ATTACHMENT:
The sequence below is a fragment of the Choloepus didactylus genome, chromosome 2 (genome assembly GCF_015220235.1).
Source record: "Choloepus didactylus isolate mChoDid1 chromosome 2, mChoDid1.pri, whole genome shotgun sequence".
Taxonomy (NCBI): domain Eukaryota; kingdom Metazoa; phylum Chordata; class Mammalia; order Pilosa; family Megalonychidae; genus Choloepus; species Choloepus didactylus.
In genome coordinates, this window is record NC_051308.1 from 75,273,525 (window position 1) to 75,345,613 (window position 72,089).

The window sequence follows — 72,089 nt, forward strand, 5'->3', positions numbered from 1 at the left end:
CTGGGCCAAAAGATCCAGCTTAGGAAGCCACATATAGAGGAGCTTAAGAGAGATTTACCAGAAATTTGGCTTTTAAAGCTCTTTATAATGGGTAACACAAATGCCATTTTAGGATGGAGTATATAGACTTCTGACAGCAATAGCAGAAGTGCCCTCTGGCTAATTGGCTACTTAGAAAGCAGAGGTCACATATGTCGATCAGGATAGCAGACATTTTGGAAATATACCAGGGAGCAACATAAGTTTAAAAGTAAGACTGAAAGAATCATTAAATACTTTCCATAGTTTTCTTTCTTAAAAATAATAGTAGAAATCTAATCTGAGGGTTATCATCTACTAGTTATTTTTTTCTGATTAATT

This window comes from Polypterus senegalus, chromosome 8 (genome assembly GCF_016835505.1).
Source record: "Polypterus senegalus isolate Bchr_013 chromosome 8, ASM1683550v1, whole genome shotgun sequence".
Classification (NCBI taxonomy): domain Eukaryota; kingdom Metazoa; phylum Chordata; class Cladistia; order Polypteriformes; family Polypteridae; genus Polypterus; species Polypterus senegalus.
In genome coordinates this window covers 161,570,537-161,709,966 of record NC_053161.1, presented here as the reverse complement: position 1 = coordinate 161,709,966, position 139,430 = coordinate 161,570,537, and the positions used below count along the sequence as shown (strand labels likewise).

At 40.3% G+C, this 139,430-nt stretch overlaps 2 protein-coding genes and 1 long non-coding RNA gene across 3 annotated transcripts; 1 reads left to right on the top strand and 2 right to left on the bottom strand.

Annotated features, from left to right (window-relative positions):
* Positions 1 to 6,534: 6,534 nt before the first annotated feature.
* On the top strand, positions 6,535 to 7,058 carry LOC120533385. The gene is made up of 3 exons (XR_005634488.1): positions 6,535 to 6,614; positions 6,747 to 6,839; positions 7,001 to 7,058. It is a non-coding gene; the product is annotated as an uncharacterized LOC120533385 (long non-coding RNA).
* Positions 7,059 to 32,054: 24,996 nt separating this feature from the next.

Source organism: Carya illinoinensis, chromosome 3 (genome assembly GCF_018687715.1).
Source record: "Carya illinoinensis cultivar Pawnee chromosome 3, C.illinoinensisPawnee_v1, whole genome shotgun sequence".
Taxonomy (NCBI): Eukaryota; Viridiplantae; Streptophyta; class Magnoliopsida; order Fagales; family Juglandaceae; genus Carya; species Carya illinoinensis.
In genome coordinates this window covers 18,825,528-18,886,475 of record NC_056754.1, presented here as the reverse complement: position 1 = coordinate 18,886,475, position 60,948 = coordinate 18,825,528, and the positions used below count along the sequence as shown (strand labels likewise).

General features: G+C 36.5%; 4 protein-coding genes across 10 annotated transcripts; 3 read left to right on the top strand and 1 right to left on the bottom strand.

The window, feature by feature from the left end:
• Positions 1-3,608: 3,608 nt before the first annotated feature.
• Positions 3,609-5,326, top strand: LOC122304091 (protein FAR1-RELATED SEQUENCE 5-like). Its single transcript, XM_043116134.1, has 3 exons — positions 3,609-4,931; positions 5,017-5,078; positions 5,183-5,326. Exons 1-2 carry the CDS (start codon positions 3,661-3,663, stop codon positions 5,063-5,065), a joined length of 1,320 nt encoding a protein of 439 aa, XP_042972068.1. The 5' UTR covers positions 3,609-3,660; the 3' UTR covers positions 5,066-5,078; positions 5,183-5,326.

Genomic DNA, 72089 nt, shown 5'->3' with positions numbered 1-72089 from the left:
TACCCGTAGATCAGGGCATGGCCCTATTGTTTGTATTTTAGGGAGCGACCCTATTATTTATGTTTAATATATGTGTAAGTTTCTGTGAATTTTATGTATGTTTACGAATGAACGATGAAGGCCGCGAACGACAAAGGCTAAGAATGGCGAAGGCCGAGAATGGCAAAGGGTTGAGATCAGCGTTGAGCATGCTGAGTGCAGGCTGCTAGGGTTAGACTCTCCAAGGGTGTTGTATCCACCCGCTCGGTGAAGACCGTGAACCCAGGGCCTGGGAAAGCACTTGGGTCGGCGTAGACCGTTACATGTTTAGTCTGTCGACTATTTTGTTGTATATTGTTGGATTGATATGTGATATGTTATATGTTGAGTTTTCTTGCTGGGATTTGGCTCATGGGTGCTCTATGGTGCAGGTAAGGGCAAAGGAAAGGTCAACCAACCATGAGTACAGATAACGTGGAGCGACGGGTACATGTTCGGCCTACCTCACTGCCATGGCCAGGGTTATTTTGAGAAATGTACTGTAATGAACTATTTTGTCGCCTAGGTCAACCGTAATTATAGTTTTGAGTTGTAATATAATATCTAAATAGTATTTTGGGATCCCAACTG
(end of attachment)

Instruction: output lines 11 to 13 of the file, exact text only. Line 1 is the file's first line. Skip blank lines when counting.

At 40.3% G+C, this 139,430-nt stretch overlaps 2 protein-coding genes and 1 long non-coding RNA gene across 3 annotated transcripts; 1 reads left to right on the top strand and 2 right to left on the bottom strand.

Annotated features, from left to right (window-relative positions):
* Positions 1 to 6,534: 6,534 nt before the first annotated feature.